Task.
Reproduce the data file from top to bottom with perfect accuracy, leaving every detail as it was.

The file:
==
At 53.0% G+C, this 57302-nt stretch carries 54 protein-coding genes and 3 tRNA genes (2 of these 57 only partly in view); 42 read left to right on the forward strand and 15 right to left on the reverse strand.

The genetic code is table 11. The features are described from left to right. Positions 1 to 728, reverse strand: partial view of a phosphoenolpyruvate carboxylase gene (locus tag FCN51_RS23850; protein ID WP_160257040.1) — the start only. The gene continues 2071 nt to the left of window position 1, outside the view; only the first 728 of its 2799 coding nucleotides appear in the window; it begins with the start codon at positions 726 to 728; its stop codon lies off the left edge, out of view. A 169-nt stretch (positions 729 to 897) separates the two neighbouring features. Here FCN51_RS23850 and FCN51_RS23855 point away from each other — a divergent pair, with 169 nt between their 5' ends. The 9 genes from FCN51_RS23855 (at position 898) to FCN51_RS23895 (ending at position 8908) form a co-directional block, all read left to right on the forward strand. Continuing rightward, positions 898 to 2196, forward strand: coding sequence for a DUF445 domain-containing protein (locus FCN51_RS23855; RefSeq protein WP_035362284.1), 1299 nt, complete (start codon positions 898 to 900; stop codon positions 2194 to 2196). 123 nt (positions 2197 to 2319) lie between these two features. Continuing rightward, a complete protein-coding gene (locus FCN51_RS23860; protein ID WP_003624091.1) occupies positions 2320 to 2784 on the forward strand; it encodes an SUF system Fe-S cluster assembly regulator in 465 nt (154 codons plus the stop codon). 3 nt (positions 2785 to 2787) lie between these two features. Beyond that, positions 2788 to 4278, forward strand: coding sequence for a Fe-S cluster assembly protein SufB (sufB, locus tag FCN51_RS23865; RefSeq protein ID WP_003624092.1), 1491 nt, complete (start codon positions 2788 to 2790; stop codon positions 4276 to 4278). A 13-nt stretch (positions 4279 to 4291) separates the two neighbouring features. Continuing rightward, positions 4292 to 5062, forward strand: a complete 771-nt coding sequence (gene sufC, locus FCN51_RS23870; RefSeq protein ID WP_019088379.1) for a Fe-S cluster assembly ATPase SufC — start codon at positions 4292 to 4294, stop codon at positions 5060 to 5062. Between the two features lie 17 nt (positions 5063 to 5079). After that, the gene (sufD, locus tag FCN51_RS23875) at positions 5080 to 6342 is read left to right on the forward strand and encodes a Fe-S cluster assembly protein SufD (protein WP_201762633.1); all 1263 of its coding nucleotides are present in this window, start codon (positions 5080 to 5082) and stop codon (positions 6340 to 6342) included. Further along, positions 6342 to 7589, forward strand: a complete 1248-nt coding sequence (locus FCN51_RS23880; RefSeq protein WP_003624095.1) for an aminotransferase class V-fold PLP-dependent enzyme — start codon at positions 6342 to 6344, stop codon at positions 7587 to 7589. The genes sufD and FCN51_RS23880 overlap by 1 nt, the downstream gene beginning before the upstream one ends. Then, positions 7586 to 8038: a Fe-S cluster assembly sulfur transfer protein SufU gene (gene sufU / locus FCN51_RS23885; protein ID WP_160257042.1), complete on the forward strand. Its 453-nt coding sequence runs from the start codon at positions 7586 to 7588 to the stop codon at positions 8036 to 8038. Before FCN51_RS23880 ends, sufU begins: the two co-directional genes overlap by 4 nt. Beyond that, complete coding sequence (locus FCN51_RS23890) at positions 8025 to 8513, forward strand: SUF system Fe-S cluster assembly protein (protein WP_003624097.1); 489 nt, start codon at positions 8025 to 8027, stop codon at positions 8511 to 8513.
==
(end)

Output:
At 53.0% G+C, this 57302-nt stretch carries 54 protein-coding genes and 3 tRNA genes (2 of these 57 only partly in view); 42 read left to right on the forward strand and 15 right to left on the reverse strand.

The genetic code is table 11. The features are described from left to right. Positions 1 to 728, reverse strand: partial view of a phosphoenolpyruvate carboxylase gene (locus tag FCN51_RS23850; protein ID WP_160257040.1) — the start only. The gene continues 2071 nt to the left of window position 1, outside the view; only the first 728 of its 2799 coding nucleotides appear in the window; it begins with the start codon at positions 726 to 728; its stop codon lies off the left edge, out of view. A 169-nt stretch (positions 729 to 897) separates the two neighbouring features. Here FCN51_RS23850 and FCN51_RS23855 point away from each other — a divergent pair, with 169 nt between their 5' ends. The 9 genes from FCN51_RS23855 (at position 898) to FCN51_RS23895 (ending at position 8908) form a co-directional block, all read left to right on the forward strand. Continuing rightward, positions 898 to 2196, forward strand: coding sequence for a DUF445 domain-containing protein (locus FCN51_RS23855; RefSeq protein WP_035362284.1), 1299 nt, complete (start codon positions 898 to 900; stop codon positions 2194 to 2196). 123 nt (positions 2197 to 2319) lie between these two features. Continuing rightward, a complete protein-coding gene (locus FCN51_RS23860; protein ID WP_003624091.1) occupies positions 2320 to 2784 on the forward strand; it encodes an SUF system Fe-S cluster assembly regulator in 465 nt (154 codons plus the stop codon). 3 nt (positions 2785 to 2787) lie between these two features. Beyond that, positions 2788 to 4278, forward strand: coding sequence for a Fe-S cluster assembly protein SufB (sufB, locus tag FCN51_RS23865; RefSeq protein ID WP_003624092.1), 1491 nt, complete (start codon positions 2788 to 2790; stop codon positions 4276 to 4278). A 13-nt stretch (positions 4279 to 4291) separates the two neighbouring features. Continuing rightward, positions 4292 to 5062, forward strand: a complete 771-nt coding sequence (gene sufC, locus FCN51_RS23870; RefSeq protein ID WP_019088379.1) for a Fe-S cluster assembly ATPase SufC — start codon at positions 4292 to 4294, stop codon at positions 5060 to 5062. Between the two features lie 17 nt (positions 5063 to 5079). After that, the gene (sufD, locus tag FCN51_RS23875) at positions 5080 to 6342 is read left to right on the forward strand and encodes a Fe-S cluster assembly protein SufD (protein WP_201762633.1); all 1263 of its coding nucleotides are present in this window, start codon (positions 5080 to 5082) and stop codon (positions 6340 to 6342) included. Further along, positions 6342 to 7589, forward strand: a complete 1248-nt coding sequence (locus FCN51_RS23880; RefSeq protein WP_003624095.1) for an aminotransferase class V-fold PLP-dependent enzyme — start codon at positions 6342 to 6344, stop codon at positions 7587 to 7589. The genes sufD and FCN51_RS23880 overlap by 1 nt, the downstream gene beginning before the upstream one ends. Then, positions 7586 to 8038: a Fe-S cluster assembly sulfur transfer protein SufU gene (gene sufU / locus FCN51_RS23885; protein ID WP_160257042.1), complete on the forward strand. Its 453-nt coding sequence runs from the start codon at positions 7586 to 7588 to the stop codon at positions 8036 to 8038. Before FCN51_RS23880 ends, sufU begins: the two co-directional genes overlap by 4 nt. Beyond that, complete coding sequence (locus FCN51_RS23890) at positions 8025 to 8513, forward strand: SUF system Fe-S cluster assembly protein (protein WP_003624097.1); 489 nt, start codon at positions 8025 to 8027, stop codon at positions 8511 to 8513.